Some people choose to modify their car and ignore the check engine light or reset/clear limp mode warnings from the car.
Sometimes they use an OBD2 scanner to clear codes and get their car working normally again. While this may not cause engine problems, there’s a possibility it could.
6. Solutions – Do it Yourself or Get Help
Do it Yourself
Understanding why your car’s check engine light is on or limp mode has occurred can bring a lot of relief. You better understand what is wrong and can work towards fixing it.
Getting an OBD2 scanner to find out what codes are showing up can help you decide what to do next. It is usually easy to use and sometimes helps with practical information on the next steps to take.
Another reason you might want a code scanner is to reset or clear codes that no longer apply. This will stop the check engine light from flashing, so do this only if you’ve fixed the problem and you are sure everything is working.
A visual inspection of your engine might also reveal information about the cause of your limp mode. Be sure to check for leaks, wire connections, and loose parts. Cleaning around hoses and connections might reveal what’s going on.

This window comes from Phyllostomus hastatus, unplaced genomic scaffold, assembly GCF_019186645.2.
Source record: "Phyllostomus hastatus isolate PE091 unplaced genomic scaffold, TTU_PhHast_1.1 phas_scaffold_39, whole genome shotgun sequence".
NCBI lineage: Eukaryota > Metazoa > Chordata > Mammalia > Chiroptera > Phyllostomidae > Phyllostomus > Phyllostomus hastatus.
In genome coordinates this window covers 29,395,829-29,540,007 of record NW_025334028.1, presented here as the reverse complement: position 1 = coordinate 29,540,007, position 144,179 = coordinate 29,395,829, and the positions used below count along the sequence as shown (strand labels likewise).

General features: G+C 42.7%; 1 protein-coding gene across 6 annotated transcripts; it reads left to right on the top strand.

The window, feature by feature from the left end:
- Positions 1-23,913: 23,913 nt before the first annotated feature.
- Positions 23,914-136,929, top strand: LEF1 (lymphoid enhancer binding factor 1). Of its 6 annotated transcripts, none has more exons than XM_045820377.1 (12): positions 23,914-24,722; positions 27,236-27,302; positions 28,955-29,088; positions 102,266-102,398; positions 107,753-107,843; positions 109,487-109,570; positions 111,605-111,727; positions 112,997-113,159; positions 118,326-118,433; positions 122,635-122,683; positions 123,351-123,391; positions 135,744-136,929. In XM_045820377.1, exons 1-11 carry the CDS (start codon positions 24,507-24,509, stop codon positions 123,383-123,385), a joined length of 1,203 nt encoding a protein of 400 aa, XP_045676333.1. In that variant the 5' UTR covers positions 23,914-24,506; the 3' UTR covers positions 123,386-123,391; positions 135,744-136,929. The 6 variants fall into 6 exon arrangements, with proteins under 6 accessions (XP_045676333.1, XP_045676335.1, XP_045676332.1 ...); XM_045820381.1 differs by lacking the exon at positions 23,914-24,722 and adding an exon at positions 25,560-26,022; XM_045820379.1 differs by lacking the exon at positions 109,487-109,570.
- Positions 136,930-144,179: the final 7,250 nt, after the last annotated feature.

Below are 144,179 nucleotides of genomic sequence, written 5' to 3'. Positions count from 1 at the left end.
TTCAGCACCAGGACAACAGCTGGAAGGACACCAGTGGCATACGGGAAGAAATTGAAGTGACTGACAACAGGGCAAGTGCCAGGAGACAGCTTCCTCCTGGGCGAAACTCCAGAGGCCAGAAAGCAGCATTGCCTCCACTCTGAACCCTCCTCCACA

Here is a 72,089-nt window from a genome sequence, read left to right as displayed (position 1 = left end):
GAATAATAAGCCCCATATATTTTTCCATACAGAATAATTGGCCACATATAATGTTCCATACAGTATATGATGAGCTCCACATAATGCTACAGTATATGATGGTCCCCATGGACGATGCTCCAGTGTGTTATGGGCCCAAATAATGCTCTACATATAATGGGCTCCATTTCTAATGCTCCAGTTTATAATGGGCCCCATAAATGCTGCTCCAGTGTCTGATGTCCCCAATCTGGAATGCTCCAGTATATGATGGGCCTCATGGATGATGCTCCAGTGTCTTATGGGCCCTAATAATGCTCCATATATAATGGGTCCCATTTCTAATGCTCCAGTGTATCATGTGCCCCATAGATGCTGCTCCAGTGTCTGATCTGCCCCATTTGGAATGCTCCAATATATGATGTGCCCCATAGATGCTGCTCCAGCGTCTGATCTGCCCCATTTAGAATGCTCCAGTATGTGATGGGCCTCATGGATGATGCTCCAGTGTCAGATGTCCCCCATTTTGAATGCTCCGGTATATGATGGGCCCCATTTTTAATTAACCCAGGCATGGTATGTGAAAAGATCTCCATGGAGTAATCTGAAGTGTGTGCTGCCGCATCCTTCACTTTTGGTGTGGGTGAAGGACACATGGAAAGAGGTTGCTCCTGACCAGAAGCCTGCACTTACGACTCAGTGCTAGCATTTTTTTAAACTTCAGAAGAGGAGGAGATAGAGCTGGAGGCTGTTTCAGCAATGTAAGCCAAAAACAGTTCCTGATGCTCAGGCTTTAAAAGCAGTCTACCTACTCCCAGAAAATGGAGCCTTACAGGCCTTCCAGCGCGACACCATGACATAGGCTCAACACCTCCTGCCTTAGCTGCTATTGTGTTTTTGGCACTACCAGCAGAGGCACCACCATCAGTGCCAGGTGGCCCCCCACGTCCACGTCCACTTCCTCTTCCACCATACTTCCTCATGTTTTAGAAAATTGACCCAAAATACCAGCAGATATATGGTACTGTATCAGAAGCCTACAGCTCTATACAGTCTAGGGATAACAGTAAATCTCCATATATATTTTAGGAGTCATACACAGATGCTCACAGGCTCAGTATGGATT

If it’s a simple fix, like replacing a hose or a sensor, then I suggest doing it yourself. If not, get help.
Going to a mechanic is the right thing to do when you have little to no experience fixing your car’s issues. Some items may need fixing and others replacing. A mechanic can read the codes and generally knows best what should be causing the problem, so you don’t need to spend extra money.
A mechanic is helpful when solving multiple problems since they understand how car systems work together.
You may want to do some research and then decide if your limp mode activating means there’s a minor issue and nothing really wrong with the car or if it’s a serious issue that needs professional help.
Whether you fix it yourself or get help, try not to take too long to solve the problem. If your car has engine problems, driving could cause more problems. Usually, you want to stop driving the car and get it fixed.
Inspecting your car regularly or getting it to service for regular maintenance can catch issues before they become a problem.
With the computer systems in your car, you’ll have powerful information that you or a mechanic can use to diagnose and fix limp mode issues.
If my truck were in limp mode, I would probably take it to a mechanic and then get a scanner so I would be more informed the next time a problem occurred. That being said, getting a scanner before might be a good investment, at least for some peace of mind.
Cars today have so many sensors and control modules that you’ll need to carefully consider whether making a repair is the right call after you’ve looked up the code and found out what’s wrong.
The more research you do, the more confident you can diagnose and fix problems. And if you’re not confident enough, a professional can always get it repaired. I hope you found this article helpful, and for help with other car issues, head to Drivinglife.net.